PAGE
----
Miller Gallery Hosts MFA Thesis Exhibition,
"A Moratorium on Make-Believe," Through April 20
PITTSBURGH—The 2008 Master of Fine Arts Thesis Exhibition, "A Moratorium on Make-Believe" runs through April 20 at the Regina Gouger Miller Gallery at Carnegie Mellon University. School of Art Head John Carson says the six graduate students featured in the exhibition are restless and are always looking for new ideas and new ways of looking at the world.
"Their practices are diverse, varying from orchestrated spectacles to understated ephemera, from split personalities to discreet objects, and from informal economies to invented mythologies," Carson said. "What links them, however, is a serious playfulness. Unwilling to settle, they thrive in an open-ended practice. The exploration, experiment and inquiry are as important as any resulting artifacts."
The six students featured in the exhibition are Chris Beauregard, Michelle Fried, Ben Kinsley, Eileen Maxson, John Peña and Ally Reeves.
Beauregard offers unhurried glimpses of a parallel world where everything is slightly and worryingly off kilter. These worlds are fantastic, hinting at a happier place than what we call reality. He contributes "Lazy Barricade," a sculpture of a police "do not cross line" that invites you to step over it.
For the exhibition, Fried starred in a self-produced video, "Stomach Trouble." The video follows Fried's comical adventure to cure herself, at the same time dealing with the chatter of her talking stomach and the charlatan Dr. Wolmuth, a "stomach detachment and rerouting" specialist. Visit www.michellefried.com for a taste of Fried's work.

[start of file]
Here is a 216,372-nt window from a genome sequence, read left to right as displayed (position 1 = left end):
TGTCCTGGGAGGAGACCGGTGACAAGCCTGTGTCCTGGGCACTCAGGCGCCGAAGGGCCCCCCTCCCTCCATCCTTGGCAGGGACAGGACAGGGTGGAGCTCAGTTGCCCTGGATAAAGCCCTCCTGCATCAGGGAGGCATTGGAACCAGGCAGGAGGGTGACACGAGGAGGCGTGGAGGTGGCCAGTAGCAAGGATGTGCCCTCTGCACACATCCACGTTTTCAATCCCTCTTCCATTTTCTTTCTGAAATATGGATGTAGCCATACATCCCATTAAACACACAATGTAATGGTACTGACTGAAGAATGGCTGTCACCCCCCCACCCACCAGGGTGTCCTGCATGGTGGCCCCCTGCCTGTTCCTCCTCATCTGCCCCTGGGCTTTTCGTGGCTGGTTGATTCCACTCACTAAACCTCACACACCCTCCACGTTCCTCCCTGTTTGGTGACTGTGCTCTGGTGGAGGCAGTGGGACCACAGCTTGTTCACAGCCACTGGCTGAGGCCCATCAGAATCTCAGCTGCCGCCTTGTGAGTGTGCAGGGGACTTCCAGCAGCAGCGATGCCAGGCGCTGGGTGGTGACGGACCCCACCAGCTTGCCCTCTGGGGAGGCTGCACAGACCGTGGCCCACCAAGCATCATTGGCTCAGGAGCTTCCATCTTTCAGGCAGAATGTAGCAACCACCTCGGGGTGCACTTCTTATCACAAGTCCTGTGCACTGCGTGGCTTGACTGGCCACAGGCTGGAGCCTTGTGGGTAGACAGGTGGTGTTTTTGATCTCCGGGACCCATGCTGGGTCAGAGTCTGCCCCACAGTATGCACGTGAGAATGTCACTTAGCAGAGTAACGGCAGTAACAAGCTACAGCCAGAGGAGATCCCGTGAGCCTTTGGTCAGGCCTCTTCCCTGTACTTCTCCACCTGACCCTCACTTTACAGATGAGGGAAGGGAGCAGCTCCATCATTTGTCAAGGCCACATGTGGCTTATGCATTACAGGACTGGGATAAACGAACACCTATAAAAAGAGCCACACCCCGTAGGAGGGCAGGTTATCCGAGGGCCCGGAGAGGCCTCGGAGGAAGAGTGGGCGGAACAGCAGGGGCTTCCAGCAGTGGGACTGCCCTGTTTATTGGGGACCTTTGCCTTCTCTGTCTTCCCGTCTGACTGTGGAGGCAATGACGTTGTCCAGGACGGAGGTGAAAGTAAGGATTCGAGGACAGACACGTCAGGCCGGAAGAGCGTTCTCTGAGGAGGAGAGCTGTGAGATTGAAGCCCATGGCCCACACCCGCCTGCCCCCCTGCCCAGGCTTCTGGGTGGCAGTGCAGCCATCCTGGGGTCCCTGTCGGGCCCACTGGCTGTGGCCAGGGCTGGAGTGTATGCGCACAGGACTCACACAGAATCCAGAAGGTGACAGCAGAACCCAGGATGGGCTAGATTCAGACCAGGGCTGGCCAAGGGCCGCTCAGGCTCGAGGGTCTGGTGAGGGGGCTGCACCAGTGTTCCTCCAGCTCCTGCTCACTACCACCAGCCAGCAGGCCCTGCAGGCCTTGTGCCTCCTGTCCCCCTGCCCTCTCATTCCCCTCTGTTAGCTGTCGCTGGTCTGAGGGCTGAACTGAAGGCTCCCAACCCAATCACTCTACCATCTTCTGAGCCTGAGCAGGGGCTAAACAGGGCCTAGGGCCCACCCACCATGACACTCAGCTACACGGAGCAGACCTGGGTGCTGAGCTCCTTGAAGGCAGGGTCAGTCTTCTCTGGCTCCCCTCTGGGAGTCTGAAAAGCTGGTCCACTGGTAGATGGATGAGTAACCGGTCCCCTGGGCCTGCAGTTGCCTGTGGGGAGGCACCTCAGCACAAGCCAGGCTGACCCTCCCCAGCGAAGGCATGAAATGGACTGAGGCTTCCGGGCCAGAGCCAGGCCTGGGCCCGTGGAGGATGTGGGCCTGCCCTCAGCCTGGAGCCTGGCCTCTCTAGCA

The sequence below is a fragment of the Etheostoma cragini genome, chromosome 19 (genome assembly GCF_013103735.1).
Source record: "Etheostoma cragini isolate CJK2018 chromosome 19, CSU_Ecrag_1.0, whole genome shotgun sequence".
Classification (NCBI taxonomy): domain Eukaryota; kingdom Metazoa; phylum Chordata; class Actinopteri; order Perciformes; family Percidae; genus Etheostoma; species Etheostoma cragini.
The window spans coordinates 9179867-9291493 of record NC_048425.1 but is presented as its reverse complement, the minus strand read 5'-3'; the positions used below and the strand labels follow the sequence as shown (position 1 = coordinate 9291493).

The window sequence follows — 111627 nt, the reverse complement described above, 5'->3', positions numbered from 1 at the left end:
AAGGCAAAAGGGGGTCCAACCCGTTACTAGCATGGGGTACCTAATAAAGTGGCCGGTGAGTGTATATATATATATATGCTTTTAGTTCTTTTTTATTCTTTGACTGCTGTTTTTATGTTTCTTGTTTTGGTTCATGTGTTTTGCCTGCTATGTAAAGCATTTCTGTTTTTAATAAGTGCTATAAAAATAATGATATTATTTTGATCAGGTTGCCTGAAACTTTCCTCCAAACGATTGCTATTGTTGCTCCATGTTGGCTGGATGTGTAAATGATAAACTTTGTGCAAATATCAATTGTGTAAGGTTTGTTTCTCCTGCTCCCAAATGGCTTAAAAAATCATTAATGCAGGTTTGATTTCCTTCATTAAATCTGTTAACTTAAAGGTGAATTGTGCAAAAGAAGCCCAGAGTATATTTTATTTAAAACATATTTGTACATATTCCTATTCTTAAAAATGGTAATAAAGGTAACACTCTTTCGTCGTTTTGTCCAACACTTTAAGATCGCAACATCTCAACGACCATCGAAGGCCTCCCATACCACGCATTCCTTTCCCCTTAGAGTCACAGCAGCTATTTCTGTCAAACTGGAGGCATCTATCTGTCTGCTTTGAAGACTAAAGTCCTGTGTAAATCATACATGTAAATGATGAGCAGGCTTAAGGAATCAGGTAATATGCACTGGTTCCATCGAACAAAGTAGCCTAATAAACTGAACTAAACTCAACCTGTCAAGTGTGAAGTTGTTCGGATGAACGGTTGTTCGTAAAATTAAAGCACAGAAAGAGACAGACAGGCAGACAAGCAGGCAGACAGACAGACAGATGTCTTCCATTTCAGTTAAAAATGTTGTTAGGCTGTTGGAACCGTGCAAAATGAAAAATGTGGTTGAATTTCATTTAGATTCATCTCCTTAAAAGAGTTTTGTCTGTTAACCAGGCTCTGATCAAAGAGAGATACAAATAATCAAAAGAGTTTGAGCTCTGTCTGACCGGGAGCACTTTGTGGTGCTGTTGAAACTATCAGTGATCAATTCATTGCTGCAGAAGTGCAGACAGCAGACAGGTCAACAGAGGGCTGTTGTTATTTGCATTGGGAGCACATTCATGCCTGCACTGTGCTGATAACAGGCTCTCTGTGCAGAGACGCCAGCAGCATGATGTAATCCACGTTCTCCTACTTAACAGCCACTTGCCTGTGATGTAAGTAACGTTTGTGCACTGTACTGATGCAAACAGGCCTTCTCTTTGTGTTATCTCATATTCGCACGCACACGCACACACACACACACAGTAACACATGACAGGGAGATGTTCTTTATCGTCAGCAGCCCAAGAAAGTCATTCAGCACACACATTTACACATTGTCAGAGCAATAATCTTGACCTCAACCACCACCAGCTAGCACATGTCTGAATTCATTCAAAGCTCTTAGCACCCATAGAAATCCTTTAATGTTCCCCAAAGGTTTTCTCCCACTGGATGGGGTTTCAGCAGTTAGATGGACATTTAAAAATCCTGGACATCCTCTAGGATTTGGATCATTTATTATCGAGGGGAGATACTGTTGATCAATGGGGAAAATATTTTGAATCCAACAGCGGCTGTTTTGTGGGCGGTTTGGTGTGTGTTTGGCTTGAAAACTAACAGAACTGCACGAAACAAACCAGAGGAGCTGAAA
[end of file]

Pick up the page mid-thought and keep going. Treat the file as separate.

Kinsley stages mischievous theatrical performances that border on anarchy in unexpected places. One such project occurred outside the Mattress Factory, where medieval knights fought for three hours to the accompaniment of a heavy metal band. Visit www.bkinsley.com for videos and photos of Kinsley's projects.
Maxson, whose videos have been shown in Los Angeles, Dallas and New York, is simultaneously enthralled and repulsed by television. In her videos, she pokes fun at the media's version of reality through bogus characters and scenes. See some of Maxson's videos at www.eileenmaxson.com.
Peña will display graphite on paper drawings. Peña explores the role of art in the social landscape and finds the poetry and wonder in the everyday and the commonplace. Visit www.johnpena.net for a list and descriptions of past projects.
Reeves takes her art into the community in the spirit of generosity and human exchange. In the mobile museum project, Reeves biked around Pittsburgh with a small cabinet of strange and exotic objects in tow. Visit www.allyreeves.com for more information on her projects.
Visit www.cmu.edu/millergallery for additional information on the exhibition and the schedule of artist talks.
The Regina Gouger Miller Gallery is located on the Carnegie Mellon campus. Hours of operation are 11:30 a.m. to 5 p.m., Tuesday through Sunday. Visitor parking is available in the East Campus Parking Garage, located on Forbes Avenue just east of the Morewood Avenue intersection.
For more information about the Master of Fine Arts student exhibition, contact the Regina Gouger Miller Gallery at 412-268-3618.